See images of the broken blade of the NASA helicopter on Mars


A few weeks ago, NASA ended the flight activities of its Mars helicopter, Ingenuity, after a final landmark flight on the red planet. The final episode of Ingenuity's journey occurred in January, when the helicopter rose to approximately 12 meters high, but made an unplanned landing just 35 seconds later.

Attempts to find Ingenuity

  • A diagnostic attempt, carried out twelve days later, aimed to test the aircraft with a rapid up and down movement.
  • During this test, Ingenuity again reached a height of 12 meters, however, at the end of the flight, communication with the vehicle was lost.
  • Communication with the helicopter was reestablished on January 20th.
  • However, analysis of an image of Ingenuity's shadow revealed that one of its blades had suffered damage, leading NASA to announce the end of its flight activities.
  • This decision sealed Ingenuity's fate, but not before the helicopter demonstrated capabilities that exceeded expectations.

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NASA's Ingenuity helicopter camera records damage caused to one of the vehicle's propellers. Credit: NASA/JPL

During a press conference about the end of the mission, NASA officials expressed that they may never find out precisely what happened in Ingenuity's last flights. However, an important clue was revealed thanks to the Perseverance rover, which not only delivered Ingenuity to the Martian surface but also facilitated communication with Earth.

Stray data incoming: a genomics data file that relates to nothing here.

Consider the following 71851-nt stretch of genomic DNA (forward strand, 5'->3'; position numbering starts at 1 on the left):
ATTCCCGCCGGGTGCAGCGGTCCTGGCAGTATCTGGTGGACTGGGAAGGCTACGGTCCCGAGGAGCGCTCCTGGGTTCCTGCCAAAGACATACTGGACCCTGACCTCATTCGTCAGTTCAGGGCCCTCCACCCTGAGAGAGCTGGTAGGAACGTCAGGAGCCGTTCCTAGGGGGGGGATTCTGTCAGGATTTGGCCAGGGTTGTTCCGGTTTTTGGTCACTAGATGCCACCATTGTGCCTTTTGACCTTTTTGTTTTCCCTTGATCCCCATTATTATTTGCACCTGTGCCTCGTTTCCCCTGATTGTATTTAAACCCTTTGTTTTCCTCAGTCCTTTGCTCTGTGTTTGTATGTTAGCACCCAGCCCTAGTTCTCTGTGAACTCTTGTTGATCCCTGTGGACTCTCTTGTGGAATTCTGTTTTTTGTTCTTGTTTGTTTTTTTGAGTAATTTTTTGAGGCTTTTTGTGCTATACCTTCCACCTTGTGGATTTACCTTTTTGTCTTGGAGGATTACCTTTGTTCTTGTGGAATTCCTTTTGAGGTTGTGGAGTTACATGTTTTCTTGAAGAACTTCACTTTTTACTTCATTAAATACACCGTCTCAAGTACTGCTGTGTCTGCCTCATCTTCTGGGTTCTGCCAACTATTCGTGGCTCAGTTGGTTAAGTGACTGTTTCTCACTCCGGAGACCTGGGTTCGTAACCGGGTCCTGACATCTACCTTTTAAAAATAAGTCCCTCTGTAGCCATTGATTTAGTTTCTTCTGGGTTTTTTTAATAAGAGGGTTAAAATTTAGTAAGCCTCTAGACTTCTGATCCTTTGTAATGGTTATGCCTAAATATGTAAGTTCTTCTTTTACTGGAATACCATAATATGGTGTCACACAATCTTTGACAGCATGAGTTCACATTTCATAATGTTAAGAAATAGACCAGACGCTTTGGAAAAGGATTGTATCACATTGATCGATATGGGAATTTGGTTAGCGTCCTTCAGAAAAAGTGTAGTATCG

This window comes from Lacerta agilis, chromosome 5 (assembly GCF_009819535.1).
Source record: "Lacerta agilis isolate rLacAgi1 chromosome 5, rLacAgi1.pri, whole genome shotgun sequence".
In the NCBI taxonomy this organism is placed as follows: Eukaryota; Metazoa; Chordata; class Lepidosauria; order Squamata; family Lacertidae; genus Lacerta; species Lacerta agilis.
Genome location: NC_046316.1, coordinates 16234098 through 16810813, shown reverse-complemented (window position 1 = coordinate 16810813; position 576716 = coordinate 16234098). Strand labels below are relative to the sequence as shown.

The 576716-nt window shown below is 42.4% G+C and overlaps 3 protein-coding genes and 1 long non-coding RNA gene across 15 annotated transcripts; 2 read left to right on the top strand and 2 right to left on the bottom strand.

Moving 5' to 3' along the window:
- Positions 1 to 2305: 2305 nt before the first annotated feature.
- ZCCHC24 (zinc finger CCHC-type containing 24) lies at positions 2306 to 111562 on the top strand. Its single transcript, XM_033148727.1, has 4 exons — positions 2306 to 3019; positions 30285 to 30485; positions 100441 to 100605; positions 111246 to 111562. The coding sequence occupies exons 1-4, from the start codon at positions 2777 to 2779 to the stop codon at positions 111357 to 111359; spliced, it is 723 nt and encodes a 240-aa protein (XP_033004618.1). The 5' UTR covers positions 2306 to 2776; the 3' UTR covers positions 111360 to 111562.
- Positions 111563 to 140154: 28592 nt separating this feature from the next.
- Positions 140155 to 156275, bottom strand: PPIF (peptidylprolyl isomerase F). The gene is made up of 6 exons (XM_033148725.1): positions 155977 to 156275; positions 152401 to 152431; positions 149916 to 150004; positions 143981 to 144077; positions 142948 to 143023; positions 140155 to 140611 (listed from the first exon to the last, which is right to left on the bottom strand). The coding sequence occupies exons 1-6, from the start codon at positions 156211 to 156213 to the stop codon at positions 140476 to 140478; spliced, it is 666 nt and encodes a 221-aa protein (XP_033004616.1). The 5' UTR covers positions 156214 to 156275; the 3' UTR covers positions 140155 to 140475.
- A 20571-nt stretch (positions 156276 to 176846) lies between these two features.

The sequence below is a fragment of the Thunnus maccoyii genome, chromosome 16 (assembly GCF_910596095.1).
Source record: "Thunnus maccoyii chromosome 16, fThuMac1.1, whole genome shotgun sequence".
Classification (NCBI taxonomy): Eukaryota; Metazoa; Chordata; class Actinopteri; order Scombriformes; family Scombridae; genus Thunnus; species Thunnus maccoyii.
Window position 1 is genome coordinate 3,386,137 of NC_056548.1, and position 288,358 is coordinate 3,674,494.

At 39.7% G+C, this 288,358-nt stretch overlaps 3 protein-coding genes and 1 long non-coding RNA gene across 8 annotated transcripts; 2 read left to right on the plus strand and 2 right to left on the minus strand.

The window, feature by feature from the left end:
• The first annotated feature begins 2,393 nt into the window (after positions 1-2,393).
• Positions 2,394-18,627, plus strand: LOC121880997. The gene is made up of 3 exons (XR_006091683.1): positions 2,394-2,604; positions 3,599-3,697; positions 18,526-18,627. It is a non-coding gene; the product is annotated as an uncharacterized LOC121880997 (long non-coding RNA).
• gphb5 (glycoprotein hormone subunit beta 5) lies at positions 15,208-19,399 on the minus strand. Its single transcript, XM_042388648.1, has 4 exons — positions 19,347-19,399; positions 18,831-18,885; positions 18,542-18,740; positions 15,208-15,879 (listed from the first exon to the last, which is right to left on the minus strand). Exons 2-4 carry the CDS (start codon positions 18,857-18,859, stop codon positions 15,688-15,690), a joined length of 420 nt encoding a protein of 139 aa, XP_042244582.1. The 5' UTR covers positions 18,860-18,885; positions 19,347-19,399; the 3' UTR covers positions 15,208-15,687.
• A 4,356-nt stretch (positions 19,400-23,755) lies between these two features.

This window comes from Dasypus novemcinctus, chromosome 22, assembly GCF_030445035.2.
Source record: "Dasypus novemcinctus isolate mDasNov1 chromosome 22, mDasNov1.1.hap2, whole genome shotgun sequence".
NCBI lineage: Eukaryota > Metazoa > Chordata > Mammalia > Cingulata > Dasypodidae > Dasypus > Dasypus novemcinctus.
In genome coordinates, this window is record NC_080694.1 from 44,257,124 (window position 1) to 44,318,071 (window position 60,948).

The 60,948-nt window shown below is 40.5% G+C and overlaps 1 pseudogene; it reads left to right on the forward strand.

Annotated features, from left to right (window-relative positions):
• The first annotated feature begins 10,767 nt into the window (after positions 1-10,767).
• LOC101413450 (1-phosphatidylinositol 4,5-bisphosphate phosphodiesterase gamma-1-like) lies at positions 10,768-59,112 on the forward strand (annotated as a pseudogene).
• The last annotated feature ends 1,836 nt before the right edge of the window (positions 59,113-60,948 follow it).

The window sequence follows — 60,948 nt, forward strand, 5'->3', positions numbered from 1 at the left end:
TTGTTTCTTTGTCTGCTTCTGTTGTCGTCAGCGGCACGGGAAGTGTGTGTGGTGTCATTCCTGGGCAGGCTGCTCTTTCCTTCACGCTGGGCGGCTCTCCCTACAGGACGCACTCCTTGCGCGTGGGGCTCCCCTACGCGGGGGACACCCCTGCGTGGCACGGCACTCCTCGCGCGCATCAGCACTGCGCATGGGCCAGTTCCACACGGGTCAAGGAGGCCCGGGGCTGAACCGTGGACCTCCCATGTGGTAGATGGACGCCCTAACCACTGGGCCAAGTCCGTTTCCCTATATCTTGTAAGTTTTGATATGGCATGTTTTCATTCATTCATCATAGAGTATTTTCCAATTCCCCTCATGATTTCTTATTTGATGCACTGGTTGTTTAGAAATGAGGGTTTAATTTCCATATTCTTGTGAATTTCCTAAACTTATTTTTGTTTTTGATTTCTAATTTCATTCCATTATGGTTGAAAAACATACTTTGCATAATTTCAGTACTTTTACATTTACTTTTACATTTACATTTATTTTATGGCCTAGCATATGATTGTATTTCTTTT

The missing component

As Perseverance moves away from the helicopter's landing site, intended to explore new areas of scientific interest, it approached Ingenuity for the last time, about 450 meters away.

Magnified view from NASA's Mars Ingenuity helicopter, captured by the Perseverance rover on February 25, 2024. (Image: NASA/JPL-Caltech/edited by Steve Spaleta)

At that moment, he captured final images of the helicopter using the SuperCam Remote Micro-Imager. The photos, sent to Earth last Sunday and processed by German design student Simeon Schmauß, revealed remarkable details of Ingenuity and its surroundings in the Neretva Valley, an ancient river passage on Mars.

What surprised the scientists was the clear visualization that one of the rotor blades was completely detached, found about 15 meters away from the vehicle. This piece appears to have come loose before or during landing on the helicopter's last flight attempt.

NASA's Ingenuity rotor blade, captured by the Perseverance rover on February 25, 2024. (Image: NASA/JPL-Caltech/edited by Steve Spaleta)

This new data is crucial for the engineers and scientists responsible for Ingenuity, offering valuable insights into the reconstruction of the helicopter's final moments.

Furthermore, the discoveries will significantly contribute to improving the design of future flying vehicles intended for the exploration of Mars and other celestial bodies, ensuring that future missions are even more resilient and successful.


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